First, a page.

“God has blessed me,” he says. “The Lord has done something so great, something so beautiful and wonderful. He fulfills his word, and he says, ‘You take care of my things and I will worry about yours.’ And I’m seeing that. I’m seeing that in my home, in my family, and I am grateful to God for all the blessings that he showers on our home.”

Some development programs end after just one or two years; others fall out of favor for mysterious reasons thousands of miles away and are abruptly terminated.

He describes C.R.S.’s local partner, Raíces (Restorative Agriculture in Communities for Economic Sustainability) as a different kind of life savior for him, his family and his community. The irrigation system built with technical support from Raíce has allowed him to grow without dependence on rainfall and to diversify his crop.

Now in addition to staples like corn and beans and coffee plants, Mr. Figueroa’s parcels feature rows of bananas, peppers and tomatoes. He has even created fish ponds to raise tilapia. He grows not only enough for his family to eat but a bounty to take to the market.

Other farmers come to him for advice and assistance. His neighbors buy food from him instead of walking hours to the nearest market town in this inaccessible region. The Figueroa family live in comparable comfort; their children seem to lack for nothing. His teenage son does not talk about emigration to the north but about his dream of becoming a soccer star in Honduras.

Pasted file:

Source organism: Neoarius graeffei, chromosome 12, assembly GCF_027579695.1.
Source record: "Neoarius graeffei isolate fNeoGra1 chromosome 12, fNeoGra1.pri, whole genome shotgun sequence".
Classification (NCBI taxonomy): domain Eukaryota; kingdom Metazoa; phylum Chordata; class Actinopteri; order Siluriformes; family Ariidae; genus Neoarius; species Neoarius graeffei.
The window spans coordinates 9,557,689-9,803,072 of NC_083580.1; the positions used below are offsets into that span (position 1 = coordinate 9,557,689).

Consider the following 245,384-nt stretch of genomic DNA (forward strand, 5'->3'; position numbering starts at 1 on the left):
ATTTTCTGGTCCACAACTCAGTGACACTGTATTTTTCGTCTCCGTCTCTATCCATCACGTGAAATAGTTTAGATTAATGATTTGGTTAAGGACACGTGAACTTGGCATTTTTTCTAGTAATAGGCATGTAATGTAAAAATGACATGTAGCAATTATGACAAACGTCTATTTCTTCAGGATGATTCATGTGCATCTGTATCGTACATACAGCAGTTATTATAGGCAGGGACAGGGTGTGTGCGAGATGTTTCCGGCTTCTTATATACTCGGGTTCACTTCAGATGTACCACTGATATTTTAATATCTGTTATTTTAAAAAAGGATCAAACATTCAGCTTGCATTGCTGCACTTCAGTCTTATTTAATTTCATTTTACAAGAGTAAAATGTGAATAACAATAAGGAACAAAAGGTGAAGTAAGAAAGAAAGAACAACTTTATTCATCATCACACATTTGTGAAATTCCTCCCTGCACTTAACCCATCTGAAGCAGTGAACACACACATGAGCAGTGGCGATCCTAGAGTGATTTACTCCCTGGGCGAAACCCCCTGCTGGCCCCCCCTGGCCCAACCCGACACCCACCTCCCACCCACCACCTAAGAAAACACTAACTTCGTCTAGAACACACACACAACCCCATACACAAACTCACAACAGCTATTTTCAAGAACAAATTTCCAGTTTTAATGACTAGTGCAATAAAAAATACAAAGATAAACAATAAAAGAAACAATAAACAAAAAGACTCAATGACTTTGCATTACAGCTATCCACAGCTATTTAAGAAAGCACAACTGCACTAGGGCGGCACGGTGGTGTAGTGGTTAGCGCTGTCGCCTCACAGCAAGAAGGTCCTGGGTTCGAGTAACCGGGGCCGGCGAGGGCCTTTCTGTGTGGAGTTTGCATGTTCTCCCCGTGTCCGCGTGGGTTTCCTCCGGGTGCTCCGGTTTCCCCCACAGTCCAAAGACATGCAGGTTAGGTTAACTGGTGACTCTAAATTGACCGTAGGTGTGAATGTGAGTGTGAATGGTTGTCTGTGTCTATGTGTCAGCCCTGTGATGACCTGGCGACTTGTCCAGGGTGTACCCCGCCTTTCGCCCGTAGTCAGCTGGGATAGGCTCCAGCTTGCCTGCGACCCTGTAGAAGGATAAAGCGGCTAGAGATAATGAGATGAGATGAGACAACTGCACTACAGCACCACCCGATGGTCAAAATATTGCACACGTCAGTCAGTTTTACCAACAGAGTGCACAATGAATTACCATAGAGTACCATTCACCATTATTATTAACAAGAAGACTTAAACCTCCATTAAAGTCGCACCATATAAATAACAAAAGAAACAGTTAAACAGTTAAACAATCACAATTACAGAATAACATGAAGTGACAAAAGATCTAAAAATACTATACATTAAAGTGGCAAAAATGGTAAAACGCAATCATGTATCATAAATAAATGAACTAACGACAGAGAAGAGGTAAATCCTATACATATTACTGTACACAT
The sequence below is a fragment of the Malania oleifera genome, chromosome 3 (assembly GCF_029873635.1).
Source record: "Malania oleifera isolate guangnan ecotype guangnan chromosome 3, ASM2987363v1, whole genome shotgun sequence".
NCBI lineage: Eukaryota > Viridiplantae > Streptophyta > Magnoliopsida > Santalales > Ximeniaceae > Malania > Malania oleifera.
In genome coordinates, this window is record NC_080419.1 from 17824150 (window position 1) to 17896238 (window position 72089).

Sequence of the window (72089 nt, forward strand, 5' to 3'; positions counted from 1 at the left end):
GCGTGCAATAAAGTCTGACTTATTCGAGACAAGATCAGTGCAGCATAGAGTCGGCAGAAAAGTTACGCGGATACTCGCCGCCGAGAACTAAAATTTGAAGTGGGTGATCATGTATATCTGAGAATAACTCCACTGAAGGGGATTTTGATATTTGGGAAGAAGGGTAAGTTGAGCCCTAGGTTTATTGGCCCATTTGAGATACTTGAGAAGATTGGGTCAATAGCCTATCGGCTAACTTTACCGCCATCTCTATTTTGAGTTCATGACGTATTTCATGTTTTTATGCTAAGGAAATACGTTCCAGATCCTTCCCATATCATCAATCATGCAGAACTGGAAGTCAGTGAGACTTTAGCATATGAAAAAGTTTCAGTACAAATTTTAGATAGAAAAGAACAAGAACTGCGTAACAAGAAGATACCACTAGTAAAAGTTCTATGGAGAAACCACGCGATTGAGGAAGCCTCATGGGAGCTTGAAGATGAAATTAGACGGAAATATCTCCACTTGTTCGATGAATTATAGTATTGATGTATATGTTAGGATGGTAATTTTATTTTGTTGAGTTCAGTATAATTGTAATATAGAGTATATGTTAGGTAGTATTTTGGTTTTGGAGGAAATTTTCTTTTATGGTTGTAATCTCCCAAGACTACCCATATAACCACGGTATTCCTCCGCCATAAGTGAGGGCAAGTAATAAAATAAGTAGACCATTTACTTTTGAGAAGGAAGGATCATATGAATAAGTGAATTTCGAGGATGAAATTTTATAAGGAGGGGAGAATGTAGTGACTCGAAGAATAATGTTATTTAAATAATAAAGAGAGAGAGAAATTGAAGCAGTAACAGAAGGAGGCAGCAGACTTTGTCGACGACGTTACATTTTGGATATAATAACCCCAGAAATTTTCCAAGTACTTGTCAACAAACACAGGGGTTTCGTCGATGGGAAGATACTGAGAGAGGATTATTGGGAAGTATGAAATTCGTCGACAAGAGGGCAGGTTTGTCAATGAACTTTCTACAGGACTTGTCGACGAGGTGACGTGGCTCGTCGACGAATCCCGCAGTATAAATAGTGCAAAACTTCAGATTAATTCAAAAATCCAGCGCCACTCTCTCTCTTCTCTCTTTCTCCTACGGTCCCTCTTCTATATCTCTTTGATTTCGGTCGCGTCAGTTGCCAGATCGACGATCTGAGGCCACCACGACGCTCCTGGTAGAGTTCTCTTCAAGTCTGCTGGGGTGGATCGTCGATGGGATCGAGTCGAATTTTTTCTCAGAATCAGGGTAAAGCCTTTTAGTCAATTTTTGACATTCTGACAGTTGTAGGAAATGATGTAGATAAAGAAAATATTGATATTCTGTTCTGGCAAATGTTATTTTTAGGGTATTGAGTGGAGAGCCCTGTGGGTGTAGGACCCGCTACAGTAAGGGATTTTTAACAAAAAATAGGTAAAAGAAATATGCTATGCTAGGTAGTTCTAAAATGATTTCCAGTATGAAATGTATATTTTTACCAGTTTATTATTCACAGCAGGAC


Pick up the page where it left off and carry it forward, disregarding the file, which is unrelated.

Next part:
The dilemma of donor priorities

The irrigation network in Aguanqueterique cost just $1,600, a small investment that has a huge impact on small growers in Honduras, but it is not the kind of project that will attract the attention of big donors when officials from Tegucigalpa seek assistance in Brussels or Washington. That is a pity, Mr. Flores says.

He worries that in a dryer future Honduras’s urban dwellers and its subsistence farmers will be pitted against each other, while big, water-hungry farmers are rewarded with international funding for large development adventures that will not help the most vulnerable. The construction of land-hungry dams, for example, is likely to lead to even greater dislocation among them.

The donors and functionaries running the development N.G.O.s “have to change,” Mr. Flores says. Too often he has seen promising efforts extinguished because short-term funding was not enough to build sustainable momentum.